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Controlling Silica

Professional Safety Magazine 

A known occupational hazard, silica exposure is directly related to increased risks of silicosis and lung cancer. With growing public awareness of the hazards involved with silica, OSHA is expected to expand regulations in the coming year.silica

Silica exposure at OSHA’s current PEL has a lifetime risk of 10% for silicosis and 30% risk for lung cancer. Aiming for risk levels below 5%, experts are advocating for the reduction of the PEL in an attempt to reduce the overall health hazards. In addition to lowering the PEL, changing how workers protect themselves from exposure will help alleviate the dangers.

Using coveralls and respirators will protect workers against direct exposure while on the job site. Respirator use is essential, but workers typically remove them when they are away from the immediate area, resulting in exposure to the silica dust remaining on their coveralls. While minimal compared to the exposure at the work station, this remaining dust still poses a health hazard not only to the worker but to the unprotected individuals working close by. Decontamination before removing respirators and returning to other areas of the project site will greatly reduce further exposure to silica dust.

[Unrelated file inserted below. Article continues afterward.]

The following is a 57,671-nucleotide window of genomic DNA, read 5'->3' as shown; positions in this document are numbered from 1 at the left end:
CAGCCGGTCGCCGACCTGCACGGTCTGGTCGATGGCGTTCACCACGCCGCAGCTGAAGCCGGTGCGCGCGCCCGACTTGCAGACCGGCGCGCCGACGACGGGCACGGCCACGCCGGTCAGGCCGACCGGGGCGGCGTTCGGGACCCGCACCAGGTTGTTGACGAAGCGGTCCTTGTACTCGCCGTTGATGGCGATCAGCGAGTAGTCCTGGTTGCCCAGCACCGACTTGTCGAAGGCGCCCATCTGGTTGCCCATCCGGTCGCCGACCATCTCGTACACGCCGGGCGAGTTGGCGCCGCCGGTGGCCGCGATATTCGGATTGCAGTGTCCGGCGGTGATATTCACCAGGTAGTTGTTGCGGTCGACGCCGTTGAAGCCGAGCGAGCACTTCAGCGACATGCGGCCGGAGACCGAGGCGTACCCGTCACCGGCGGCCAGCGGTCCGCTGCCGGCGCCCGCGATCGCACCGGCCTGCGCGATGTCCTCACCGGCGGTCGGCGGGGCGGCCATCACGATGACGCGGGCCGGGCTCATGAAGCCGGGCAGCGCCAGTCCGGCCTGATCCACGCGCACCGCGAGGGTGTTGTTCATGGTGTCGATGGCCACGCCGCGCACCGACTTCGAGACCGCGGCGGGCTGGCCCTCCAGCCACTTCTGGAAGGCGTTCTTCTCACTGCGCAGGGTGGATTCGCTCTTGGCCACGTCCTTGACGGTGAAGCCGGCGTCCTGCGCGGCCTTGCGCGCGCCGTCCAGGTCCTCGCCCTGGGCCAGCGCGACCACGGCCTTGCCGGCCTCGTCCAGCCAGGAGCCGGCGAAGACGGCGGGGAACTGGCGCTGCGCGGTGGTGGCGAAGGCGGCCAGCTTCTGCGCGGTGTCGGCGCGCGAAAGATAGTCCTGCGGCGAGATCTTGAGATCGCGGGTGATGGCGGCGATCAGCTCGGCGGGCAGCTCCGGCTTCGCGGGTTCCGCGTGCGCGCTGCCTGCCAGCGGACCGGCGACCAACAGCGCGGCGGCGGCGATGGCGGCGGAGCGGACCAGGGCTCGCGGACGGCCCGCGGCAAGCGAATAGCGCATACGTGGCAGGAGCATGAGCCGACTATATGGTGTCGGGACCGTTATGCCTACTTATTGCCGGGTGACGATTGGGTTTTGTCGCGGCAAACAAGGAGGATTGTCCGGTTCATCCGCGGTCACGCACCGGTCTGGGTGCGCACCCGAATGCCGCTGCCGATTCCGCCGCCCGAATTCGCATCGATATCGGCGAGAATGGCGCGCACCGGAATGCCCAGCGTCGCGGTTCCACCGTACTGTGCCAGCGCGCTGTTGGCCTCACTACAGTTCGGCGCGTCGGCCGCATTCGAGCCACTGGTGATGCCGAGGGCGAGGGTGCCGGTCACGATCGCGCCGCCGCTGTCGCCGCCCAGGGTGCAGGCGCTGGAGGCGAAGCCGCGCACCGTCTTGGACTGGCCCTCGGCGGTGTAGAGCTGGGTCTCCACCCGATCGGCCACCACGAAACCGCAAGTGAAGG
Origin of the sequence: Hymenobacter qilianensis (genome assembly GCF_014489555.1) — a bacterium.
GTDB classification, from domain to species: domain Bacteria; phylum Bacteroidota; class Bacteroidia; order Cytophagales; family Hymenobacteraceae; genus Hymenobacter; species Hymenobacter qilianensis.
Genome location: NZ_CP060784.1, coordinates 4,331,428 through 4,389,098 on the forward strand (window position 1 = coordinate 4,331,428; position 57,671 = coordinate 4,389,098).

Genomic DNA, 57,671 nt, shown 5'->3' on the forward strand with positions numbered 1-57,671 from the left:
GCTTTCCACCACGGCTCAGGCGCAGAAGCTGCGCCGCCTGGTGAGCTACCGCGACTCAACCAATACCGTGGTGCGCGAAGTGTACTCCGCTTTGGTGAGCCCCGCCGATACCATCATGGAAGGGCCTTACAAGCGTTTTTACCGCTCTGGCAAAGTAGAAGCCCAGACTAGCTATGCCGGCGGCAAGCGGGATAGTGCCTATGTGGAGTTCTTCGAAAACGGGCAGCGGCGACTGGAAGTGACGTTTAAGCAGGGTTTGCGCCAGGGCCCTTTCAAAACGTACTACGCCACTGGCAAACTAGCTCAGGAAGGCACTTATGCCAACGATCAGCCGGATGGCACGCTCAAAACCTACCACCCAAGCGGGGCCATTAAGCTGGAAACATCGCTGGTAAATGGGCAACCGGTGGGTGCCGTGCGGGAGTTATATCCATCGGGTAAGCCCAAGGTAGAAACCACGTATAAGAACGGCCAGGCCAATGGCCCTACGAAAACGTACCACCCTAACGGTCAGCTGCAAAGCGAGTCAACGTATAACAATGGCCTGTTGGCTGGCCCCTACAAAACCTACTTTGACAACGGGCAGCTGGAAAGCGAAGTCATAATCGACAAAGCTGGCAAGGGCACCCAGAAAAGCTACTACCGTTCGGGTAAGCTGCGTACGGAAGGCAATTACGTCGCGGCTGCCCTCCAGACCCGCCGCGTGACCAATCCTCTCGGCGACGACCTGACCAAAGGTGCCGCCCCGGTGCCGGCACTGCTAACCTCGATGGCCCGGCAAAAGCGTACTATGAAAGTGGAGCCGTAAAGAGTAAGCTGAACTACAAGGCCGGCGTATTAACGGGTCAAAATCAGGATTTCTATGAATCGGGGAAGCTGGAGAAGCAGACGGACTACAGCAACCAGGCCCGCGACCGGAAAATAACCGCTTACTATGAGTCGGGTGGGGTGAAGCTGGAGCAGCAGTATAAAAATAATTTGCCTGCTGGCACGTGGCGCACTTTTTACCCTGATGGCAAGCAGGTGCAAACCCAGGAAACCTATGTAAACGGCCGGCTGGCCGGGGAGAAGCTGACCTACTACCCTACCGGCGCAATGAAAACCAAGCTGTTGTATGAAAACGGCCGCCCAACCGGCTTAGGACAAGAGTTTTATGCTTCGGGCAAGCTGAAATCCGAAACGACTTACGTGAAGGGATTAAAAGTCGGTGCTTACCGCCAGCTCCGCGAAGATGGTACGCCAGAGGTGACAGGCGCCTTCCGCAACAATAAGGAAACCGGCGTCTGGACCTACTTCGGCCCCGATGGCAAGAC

OSHA’s standard  recommends HEPA vacuuming and wet methods for decontamination, but studies show air showers work just as well. It is highly encouraged to use a direct-reading instrument to confirm successful decontamination. A simple visual confirmation does not guarantee full decontamination.

In anticipation of OSHA expanding the enforcement of silica regulations, it is important to look closely at housekeeping and worker decontamination protocols. For consultation on best practices and procedures, please contact The Integrated Group at 425-822-8500 or info@theintegratedgroup.com

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